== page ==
Lumad school campuses, which numbered up to 215, have been tagged as institutions run by communists. Students, teachers and even parents were maliciously labelled supporters of the Communist Party of the Philippines and the New People’s Army, which the state calls enemies of peace and order.
These haphazard and baseless accusations have resulted in the closure of most of the Lumad school campuses and have been the excuse used for the militarisation, harassment and other state-led acts of violence that are rife in the Lumad ancestral domain.
To condemn these attacks and struggle for a life with dignity, Lumad communities, along with advocates and allied organisations, have been mounting the Lakbayan (‘people’s sojourn’) of national minorities for self-determination since 2015. The protest caravan to Metro Manila was attended by over 2,500 members of various Lumad communities. Since then, UP has become the site of the caravan.
The makeshift Bakwit School was also established in UP Diliman, bearing the campaign ‘og eskwela a puron,’ or ‘to school I wish’ in the Manobo language. As their communities continue to be plagued by soldiers in the countryside, Lumad students persevere in their studies, their highest expression of protest against their marginalisation in Philippine society.
In a similar vein, the accord that protects UP as a sanctuary is borne out of protest.
The political backdrop to the accord
The Filipino people’s struggle against former president Ferdinand Marcos’ dictatorship in the 1980s gave birth to the UP-DND Accord. Signed on 30 June 1989 by then-UP president Jose Abueva and then-defence secretary Fidel V Ramos, the agreement recognises the militancy of the UP community in participating in the First Quarter Storm of 1970 and later mounting the Diliman Commune in 1971.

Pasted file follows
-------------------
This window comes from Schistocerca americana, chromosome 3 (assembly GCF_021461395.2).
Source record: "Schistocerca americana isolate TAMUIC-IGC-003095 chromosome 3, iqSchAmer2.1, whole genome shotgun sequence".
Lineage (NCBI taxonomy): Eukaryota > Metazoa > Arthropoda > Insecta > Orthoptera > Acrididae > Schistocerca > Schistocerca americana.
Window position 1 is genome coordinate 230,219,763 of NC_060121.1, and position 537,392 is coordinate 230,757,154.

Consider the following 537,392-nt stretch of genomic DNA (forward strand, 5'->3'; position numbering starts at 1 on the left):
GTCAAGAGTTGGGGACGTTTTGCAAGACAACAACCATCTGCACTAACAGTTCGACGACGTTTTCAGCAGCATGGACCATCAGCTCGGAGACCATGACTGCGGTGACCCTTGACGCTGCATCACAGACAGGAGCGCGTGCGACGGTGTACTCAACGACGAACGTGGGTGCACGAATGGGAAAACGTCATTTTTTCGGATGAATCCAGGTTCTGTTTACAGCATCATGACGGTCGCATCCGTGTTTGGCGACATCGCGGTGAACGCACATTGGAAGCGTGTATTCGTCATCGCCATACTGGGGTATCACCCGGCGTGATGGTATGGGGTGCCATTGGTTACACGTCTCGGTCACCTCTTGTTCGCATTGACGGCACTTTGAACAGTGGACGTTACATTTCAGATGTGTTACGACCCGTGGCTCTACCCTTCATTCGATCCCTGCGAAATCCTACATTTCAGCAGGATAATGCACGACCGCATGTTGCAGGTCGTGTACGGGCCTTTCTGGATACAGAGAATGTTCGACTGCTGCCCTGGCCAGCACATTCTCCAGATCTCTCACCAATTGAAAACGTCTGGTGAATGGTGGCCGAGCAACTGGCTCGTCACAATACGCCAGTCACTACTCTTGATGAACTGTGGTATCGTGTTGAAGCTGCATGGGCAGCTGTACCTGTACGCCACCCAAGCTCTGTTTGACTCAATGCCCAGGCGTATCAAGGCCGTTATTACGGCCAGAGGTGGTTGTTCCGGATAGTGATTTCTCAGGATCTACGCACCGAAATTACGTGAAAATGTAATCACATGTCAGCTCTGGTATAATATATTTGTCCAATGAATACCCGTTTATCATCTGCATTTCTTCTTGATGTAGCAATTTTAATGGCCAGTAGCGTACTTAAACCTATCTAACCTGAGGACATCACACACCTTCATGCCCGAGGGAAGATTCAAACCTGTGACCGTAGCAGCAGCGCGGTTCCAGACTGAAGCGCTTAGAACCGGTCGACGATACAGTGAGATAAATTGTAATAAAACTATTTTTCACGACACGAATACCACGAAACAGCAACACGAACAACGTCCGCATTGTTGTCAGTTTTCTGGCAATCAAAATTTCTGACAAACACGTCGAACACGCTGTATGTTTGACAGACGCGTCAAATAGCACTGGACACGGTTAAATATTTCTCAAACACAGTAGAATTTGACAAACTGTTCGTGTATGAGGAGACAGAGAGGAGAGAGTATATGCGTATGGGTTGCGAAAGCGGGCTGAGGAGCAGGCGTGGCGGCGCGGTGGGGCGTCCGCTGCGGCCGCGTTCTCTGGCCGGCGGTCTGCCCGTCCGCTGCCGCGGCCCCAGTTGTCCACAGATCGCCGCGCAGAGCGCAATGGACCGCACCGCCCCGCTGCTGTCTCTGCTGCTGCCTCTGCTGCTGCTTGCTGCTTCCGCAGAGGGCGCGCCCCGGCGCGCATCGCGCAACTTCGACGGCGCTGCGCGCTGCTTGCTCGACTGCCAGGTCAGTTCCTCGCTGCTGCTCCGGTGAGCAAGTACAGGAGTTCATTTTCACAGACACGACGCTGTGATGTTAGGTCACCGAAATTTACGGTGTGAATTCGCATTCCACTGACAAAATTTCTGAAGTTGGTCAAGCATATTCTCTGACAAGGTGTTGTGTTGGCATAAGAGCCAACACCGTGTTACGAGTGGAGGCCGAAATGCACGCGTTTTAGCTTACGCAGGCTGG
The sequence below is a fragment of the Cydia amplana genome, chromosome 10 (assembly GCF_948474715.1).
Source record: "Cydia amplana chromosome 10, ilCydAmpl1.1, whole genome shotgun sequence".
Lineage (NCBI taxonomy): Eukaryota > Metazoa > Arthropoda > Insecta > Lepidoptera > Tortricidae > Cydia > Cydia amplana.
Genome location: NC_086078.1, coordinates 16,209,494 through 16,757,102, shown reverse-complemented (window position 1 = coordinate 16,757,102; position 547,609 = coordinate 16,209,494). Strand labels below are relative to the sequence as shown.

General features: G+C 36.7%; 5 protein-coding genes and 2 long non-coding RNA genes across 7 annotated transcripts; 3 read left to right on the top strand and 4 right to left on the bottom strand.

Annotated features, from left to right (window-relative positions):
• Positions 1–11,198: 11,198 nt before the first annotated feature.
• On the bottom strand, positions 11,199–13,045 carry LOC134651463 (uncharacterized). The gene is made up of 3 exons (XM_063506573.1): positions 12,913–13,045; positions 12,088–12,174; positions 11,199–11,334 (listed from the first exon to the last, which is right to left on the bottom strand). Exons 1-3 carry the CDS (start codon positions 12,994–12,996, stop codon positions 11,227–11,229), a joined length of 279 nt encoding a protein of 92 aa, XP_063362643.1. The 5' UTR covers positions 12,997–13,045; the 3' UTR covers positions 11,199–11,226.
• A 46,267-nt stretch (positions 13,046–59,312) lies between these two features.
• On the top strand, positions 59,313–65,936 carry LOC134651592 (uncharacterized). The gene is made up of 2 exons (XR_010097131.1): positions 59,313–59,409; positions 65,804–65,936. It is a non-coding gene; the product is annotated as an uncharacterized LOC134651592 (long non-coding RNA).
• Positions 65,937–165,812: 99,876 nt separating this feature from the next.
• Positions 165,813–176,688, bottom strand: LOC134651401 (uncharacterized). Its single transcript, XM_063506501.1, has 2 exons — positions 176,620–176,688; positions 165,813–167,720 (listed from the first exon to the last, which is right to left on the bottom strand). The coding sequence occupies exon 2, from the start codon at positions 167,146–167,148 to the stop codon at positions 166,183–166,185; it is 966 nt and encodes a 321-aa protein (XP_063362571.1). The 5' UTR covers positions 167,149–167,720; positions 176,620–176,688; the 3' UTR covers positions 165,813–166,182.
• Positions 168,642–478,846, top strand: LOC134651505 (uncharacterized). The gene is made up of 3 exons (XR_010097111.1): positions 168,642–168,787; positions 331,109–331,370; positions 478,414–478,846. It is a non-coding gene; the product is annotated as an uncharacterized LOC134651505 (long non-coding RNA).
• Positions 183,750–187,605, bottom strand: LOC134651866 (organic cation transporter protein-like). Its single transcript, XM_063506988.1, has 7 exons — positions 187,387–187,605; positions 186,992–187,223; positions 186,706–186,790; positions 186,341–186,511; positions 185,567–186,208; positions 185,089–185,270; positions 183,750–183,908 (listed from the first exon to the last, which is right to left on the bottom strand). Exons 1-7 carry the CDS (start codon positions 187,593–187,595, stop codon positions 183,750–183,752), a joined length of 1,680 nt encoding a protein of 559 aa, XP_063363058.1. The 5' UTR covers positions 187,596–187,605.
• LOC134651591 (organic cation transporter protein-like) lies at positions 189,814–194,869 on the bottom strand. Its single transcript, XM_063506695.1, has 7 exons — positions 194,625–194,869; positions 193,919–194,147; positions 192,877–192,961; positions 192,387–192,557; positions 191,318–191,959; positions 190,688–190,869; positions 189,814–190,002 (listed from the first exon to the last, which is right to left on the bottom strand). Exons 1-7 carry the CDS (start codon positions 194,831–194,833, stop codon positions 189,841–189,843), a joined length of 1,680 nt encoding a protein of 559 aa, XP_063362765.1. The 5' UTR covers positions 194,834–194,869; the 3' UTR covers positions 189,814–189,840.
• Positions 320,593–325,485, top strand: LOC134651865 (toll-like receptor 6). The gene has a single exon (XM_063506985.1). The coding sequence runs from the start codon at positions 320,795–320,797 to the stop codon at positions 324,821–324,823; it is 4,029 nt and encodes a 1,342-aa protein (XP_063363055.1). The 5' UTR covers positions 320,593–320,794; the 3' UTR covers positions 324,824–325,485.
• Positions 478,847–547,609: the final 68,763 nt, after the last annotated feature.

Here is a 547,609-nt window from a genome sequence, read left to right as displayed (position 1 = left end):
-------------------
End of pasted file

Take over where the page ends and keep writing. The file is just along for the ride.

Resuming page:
In response to the worsening socio-economic crises in the 1960s, a series of demonstrations, protests and marches filled the streets. It was in this atmosphere that various student-led organisations erected the barricades in the Diliman campus of UP, a show of solidarity to public transport drivers who were on strike against oil price hikes.
The peaceful barricades triggered a deeper militancy when a professor opened fire to disperse students, leaving one dead.
Enraged students walked out and marched to the barricades, declaring UP a “liberated zone” against state fascism. Marcos’ Metropolitan Command and the Philippine Constabulary tried to forcefully disperse the series of protests only to be expelled from campus grounds by improvised pillboxes and Molotov cocktails. “Raise high the barricades!” the protesters proclaimed in fury.
What would later be known as the Diliman Commune transformed UP into a battleground between civil society and fascistic authority. It became a sanctuary for activists and human rights defenders as the government waged anti-communist witch hunts (not unlike the Red Scare) for those who dared to speak against the regime.